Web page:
Over the past few years, Black Lives Matter activists have prompted an unprecedented level of media and political scrutiny on questions related to police misconduct. Hillary Clinton’s presidential campaign very openly sounded these themes — first to rally people of color to her standard in the primary campaign against Bernie Sanders, and then on an ongoing basis in her losing general election campaign — in a way that was strikingly different from her husband’s “tough on crime” politics.
Under the circumstances, many people may not be aware that 2016 was also a year in which Gallup found a huge surge in pro-police sentiment among the mass public.
Activists, of course, would never frame a movement for more rigorous oversight of misconduct as expressing a lack of respect for police. And there is no doubt a huge number of Americans who would both tell you that they have enormous respect for the police in their local community and also respect the concerns that have been raised about the conduct of some police officers.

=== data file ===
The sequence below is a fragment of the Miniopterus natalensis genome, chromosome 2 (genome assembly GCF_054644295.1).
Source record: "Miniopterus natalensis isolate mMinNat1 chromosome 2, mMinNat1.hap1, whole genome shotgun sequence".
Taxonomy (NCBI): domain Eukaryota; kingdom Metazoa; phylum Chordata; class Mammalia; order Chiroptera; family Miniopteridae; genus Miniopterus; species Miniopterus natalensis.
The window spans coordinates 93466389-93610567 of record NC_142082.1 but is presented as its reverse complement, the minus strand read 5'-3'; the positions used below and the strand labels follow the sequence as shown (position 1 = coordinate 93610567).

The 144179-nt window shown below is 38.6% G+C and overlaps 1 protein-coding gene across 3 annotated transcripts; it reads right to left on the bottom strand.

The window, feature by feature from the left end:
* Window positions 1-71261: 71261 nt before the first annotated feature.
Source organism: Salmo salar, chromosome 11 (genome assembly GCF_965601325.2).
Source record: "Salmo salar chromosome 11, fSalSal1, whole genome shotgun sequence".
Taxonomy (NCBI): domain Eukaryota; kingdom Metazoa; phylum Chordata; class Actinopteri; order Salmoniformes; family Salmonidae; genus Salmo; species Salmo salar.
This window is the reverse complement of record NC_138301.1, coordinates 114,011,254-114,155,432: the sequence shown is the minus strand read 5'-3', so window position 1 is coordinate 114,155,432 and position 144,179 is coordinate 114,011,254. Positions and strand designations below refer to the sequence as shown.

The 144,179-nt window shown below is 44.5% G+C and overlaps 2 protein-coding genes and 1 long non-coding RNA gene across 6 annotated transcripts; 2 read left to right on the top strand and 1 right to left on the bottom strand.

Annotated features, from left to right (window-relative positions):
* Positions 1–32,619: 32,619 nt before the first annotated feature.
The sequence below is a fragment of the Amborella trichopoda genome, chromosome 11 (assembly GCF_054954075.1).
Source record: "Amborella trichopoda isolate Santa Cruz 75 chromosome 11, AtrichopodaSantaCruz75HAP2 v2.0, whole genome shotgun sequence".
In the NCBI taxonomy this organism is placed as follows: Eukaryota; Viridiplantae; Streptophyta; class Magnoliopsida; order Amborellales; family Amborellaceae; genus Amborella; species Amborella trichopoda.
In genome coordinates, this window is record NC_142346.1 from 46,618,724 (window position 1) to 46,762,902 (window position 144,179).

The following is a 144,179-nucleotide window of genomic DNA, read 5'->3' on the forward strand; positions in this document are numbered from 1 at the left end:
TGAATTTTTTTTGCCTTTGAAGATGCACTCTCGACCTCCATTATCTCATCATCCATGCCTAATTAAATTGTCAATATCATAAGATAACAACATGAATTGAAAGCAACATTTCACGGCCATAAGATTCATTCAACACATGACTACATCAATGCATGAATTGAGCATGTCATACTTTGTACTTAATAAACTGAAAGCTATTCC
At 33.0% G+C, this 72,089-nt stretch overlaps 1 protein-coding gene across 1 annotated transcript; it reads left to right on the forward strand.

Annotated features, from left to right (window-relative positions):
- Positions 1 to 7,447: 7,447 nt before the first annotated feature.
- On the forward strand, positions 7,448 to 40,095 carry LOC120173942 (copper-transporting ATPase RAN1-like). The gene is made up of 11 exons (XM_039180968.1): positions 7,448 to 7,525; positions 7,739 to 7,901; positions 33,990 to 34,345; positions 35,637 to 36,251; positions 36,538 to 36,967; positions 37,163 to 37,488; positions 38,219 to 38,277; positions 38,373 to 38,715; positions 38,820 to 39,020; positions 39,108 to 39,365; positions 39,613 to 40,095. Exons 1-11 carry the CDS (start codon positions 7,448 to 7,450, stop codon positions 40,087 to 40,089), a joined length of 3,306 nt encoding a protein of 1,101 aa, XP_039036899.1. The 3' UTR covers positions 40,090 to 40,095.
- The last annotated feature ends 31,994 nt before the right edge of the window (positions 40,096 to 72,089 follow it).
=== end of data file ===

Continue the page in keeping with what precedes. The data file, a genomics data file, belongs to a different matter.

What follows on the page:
But the trend line here is striking and unmistakable — rising scrutiny of police departments happened alongside an impressive awakening of pro-police sentiment.
And, strikingly, while the level of respect for police is higher among whites than non-whites, the change is visible across ethnic groups.
Indeed, in percentage terms non-whites actually expressed a larger surge of respect for police officers. Combine this with the apparent rise in the rate of murder and violent crime (albeit still to levels that are lower than what we saw five or ten years ago) and it’s relatively easy to see why Donald Trump thinks emphasizing his disposition to support law enforcement officers is smart politics.